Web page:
[Haskell-cafe] Correct way to "catch all exceptions"
jwlato at gmail.com
Wed Jul 10 12:01:55 CEST 2013
On Wed, Jul 10, 2013 at 5:02 PM, Erik Hesselink <hesselink at gmail.com> wrote:
> On Wed, Jul 10, 2013 at 10:39 AM, John Lato <jwlato at gmail.com> wrote:
> > I think 'shouldBeCaught' is more often than not the wrong thing. A
> > whitelist of exceptions you're prepared to handle makes much more sense
> > excluding certain operations. Some common whitelists, e.g. filesystem
> > exceptions or network exceptions, might be useful to have.
> You'd think that, but there are common use cases. For example, if you
> have a queue of work items, and a thread (or threads) processing them,
> it is useful to catch all exceptions of these threads. You can then
> log the exception, remove the item from the queue and put it in some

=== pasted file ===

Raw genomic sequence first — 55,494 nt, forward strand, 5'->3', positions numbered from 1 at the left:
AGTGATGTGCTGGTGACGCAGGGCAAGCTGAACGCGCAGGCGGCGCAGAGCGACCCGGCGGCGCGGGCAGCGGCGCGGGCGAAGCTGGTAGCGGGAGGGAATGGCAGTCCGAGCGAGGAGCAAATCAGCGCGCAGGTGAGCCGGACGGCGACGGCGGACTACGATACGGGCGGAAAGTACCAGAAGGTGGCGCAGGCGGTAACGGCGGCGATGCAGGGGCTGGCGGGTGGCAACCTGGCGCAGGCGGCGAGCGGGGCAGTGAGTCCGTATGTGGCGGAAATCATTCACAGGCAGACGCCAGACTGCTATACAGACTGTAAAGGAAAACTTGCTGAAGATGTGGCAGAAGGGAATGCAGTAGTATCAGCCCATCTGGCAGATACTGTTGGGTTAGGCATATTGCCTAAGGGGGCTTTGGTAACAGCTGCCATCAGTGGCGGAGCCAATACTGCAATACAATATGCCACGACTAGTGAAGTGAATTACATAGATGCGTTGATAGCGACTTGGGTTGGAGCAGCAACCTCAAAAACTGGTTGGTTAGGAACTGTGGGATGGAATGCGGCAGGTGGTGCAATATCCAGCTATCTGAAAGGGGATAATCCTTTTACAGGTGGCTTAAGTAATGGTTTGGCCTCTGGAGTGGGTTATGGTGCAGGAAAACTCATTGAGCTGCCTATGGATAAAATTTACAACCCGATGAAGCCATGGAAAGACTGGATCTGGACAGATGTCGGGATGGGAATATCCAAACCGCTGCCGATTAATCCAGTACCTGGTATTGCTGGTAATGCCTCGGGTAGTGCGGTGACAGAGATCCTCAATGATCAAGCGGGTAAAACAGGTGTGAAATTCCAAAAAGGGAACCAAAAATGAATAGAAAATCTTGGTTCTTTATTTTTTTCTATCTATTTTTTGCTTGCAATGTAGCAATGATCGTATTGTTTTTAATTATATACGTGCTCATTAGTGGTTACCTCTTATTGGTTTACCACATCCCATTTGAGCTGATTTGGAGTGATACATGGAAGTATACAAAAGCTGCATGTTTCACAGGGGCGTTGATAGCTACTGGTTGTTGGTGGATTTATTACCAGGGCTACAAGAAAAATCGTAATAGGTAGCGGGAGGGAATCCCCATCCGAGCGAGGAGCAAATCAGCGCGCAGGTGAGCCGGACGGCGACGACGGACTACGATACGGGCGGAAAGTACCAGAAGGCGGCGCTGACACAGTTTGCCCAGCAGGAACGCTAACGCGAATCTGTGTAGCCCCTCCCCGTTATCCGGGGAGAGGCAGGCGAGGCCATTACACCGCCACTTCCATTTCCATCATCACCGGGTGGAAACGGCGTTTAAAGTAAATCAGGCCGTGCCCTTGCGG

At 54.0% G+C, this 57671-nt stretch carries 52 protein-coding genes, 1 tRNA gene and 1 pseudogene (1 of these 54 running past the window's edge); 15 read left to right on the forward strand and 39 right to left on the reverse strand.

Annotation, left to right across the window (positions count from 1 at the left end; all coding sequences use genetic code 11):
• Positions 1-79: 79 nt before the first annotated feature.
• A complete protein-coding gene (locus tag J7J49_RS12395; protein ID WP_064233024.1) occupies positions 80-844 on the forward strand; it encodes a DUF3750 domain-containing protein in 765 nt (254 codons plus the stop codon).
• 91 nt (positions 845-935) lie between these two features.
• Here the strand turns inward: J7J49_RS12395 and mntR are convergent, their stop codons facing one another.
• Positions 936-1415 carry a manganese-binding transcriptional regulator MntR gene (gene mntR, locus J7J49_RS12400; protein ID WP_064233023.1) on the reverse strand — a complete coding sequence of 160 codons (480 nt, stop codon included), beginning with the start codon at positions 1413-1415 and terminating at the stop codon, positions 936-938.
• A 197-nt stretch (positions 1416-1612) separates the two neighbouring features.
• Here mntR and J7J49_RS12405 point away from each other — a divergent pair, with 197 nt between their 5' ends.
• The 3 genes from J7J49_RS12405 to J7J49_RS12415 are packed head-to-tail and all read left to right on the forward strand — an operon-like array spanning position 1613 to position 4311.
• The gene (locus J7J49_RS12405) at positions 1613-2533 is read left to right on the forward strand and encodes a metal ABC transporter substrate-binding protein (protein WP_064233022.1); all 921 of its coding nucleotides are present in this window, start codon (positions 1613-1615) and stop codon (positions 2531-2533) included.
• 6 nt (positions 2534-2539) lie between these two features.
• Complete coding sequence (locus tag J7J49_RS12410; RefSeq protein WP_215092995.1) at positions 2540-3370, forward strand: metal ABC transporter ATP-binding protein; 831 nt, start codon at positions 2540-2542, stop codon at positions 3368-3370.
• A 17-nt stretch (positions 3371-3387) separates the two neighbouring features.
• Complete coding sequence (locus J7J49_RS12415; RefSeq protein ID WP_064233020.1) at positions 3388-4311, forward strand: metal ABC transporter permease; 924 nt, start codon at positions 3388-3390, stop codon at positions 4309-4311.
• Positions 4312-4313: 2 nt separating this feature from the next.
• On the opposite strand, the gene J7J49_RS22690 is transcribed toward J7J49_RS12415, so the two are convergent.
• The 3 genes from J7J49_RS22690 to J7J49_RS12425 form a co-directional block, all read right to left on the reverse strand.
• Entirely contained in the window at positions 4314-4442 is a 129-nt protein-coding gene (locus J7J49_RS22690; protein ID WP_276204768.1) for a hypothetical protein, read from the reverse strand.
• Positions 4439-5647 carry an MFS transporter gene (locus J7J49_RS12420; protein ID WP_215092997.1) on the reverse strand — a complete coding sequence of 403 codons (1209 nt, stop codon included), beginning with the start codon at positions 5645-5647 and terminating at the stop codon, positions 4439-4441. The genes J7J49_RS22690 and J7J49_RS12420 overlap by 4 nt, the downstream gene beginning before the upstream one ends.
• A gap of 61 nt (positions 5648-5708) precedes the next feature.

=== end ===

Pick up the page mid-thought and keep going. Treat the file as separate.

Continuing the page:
> error bucket, and continue on to the next item. The same goes for e.g.
> socket listening threads etc.
> The thing here is that you are *not* actually handling the specific
> exception, but instead failing gracefully. But you still want to be
> able to kill the worker threads, and you don't want to handle
> exceptions that you cannot recover from even by moving on to the next
> work item.
I think that's a particularly niche use case. We have some similar code,
and our approach is to have the thread re-throw (or terminate) after
logging the exception. There's a separate thread that monitors the thread
pool, and when threads die new ones are spawned to take their place (unless
the thread pool is shutting down, of course). Spawning a new thread only
happens on an exception and it's cheap anyway, so there's no performance
As Haskell currently stands trying to sort out thread-control and
fatal-for-real exceptions from other exceptions seems rather fiddly,
unreliable, and prone to change between versions, so I think it's best
avoided. If there were a standard library function to do it I might use
it, but I wouldn't want to maintain it.
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